Beta Guide: Observe From Afar

[PROGRAMMING NOTE: The Beta Guide series advises men on strategy and tactics to improve their SMP value and help them live better, more fulfilling lives.]

If you are looking to improve your natural social ability, a great compliment to actual social interaction and “field work” is observing other people in their natural habitat and taking note of their social cues and body language – without the benefit of hearing the words they speak. It doesn’t take long before you can watch a man approach and know she’s going to shoot him down before he even says a word.

Watching a TV program with the sound off is a great way to develop this skill, and it’s amazing how quickly you can pick up the body cues when your brain is no longer inundated with constant chatter. It makes sense we’d have specialized hardware for it, we humans almost certainly inherited primate social structures and cues long before we developed communicative language abilities.

You know, why don’t you try it with meekakitty’s encore message following her “Star Trek Girl” music video (I happened to see it when my computer was muted). Skip past the music to 3:39 and watch her address with the sound off.

Notice the welcoming eye contact, firm but relaxed posture, tactical head movements, bold arm and hand motions and expressive facial moves. You don’t even have to hear what she’s saying to know it’s exciting, inviting and high-energy. (Watch for her break in character at 4:33 that almost undoes the whole sequence.)

It’s a general tendency to vastly underestimate nonverbal communication and focus on words, but we are deeply programmed to read and present with body language; those who develop good people skills understand when to leverage words and when speaking is just a pretext to perform a social valuation ritual.

For another way to look at it, consider a dog (or its ancestor the wolf). Dogs are experts at ascertaining pack structures from posture and arrangement. It’s critical for their survival – a dog needs to be able to tell if he’s in danger from another dog, and if it’s safe to approach he needs to know where he’s going to fit in the pack when he gets there.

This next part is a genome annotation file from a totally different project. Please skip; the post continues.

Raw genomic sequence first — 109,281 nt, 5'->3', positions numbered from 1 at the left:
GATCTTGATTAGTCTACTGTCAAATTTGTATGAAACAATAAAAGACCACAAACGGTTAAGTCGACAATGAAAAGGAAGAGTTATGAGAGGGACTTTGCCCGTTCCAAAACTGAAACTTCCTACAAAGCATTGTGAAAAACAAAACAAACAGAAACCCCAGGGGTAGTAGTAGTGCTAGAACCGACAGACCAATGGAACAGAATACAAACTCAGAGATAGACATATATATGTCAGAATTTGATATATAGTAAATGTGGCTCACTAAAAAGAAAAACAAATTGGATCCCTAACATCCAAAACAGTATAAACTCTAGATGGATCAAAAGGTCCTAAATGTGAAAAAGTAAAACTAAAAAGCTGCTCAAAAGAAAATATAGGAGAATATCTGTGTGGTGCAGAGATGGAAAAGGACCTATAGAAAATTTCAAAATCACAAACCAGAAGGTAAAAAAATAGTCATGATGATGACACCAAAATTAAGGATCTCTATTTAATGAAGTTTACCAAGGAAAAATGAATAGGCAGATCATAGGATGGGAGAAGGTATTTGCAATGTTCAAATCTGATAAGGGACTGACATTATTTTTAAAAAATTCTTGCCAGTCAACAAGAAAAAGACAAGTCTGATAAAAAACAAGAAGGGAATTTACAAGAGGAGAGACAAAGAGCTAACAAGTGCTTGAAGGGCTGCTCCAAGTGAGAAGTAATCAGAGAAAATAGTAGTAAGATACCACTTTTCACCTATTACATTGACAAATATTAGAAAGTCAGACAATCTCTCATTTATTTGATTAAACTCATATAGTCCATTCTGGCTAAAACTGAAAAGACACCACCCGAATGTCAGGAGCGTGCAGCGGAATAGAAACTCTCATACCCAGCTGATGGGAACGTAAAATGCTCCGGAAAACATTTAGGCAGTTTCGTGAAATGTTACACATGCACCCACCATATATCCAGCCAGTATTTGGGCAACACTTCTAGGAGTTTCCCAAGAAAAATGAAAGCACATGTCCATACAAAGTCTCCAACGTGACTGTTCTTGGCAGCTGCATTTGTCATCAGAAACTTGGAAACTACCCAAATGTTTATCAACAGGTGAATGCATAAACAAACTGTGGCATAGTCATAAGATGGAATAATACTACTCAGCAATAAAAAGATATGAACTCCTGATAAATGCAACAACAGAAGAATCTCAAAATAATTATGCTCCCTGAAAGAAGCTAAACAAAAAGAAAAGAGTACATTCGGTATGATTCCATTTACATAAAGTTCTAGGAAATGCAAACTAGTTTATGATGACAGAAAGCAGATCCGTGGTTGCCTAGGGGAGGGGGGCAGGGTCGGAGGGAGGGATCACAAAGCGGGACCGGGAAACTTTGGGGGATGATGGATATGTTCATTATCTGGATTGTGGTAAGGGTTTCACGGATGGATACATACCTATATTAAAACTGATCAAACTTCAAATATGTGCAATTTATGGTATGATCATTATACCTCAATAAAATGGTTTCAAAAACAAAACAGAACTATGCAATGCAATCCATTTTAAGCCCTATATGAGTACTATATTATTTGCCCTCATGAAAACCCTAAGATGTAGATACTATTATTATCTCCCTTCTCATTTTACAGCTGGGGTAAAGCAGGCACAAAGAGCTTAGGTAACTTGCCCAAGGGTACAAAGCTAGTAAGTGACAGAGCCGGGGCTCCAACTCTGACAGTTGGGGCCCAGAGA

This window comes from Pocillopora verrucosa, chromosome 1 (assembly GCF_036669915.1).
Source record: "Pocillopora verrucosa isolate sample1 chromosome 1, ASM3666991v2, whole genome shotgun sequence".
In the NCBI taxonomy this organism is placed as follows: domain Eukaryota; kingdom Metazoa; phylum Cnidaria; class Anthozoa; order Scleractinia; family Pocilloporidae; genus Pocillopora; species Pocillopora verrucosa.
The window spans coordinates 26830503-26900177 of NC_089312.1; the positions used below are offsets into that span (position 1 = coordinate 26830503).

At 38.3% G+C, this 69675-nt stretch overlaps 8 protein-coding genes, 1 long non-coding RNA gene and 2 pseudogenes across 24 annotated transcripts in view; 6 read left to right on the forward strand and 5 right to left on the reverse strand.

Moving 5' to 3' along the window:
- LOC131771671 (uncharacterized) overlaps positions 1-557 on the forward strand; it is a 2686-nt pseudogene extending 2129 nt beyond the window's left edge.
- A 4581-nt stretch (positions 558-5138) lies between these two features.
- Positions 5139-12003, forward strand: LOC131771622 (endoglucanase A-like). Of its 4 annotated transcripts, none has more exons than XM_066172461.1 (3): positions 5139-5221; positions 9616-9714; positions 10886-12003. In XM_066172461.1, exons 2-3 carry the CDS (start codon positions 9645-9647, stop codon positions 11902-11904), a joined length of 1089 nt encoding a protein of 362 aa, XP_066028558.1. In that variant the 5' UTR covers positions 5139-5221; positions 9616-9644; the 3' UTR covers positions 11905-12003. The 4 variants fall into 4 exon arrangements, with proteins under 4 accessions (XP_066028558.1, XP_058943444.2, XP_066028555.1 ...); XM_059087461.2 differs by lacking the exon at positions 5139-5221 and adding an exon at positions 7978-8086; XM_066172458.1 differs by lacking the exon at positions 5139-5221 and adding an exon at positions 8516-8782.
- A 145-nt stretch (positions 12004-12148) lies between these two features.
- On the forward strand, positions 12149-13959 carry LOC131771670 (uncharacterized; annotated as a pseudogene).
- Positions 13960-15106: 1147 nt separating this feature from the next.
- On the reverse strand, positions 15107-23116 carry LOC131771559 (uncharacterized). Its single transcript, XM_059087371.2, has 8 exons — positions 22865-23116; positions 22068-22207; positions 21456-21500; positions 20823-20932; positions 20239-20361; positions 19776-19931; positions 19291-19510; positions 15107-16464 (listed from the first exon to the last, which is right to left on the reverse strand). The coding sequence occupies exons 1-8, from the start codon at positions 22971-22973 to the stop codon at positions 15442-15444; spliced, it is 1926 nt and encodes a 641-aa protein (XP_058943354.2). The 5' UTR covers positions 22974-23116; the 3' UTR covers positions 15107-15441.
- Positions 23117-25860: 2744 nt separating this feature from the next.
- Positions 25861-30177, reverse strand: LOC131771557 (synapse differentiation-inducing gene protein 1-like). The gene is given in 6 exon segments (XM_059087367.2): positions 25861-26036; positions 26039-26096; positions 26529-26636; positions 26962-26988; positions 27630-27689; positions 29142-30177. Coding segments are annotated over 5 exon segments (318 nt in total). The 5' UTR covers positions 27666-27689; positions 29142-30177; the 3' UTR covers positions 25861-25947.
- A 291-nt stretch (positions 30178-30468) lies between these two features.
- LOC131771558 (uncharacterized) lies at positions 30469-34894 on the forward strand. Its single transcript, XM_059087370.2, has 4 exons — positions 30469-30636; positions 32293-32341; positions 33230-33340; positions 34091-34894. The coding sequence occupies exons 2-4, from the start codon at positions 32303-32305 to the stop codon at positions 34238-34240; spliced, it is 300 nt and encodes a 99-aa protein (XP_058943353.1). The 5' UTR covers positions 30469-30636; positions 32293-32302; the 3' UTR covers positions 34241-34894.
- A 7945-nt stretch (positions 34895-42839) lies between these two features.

Modern society has culturally “bred” a lot of that ability out of us, so it’s no surprise the gamers immediately picked up on the smile, the touch and the physical frame as much as openers and negs as key tools in a skilled man’s arsenal.

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6 Comments

Filed under beta guide, media

6 responses to “Beta Guide: Observe From Afar

  1. To me, Meekas body language says “I am a very young hipster chick”.

    I think that body language is most powerful when it its deliberately out-of-step with the people around you.
    In certain social contexts, Meekas animated postures would really stand out.

    But in a gang of young urban hipsters, she’d be like all the rest.

    I’m reminded of Roissy’s identification of the “reverse nod” as alpha.

    Even in my worst beta days, I always did the reverse nod. All the guys I see on the street do the reverse nod. Strong frame or not. Its a cultural thing. Like fashion.

  2. Joe,

    You make a good point about the contrast principle. I’m less concerned with what she is communicating than the illustration that she’s communicating a lot with just her body language and gestures.

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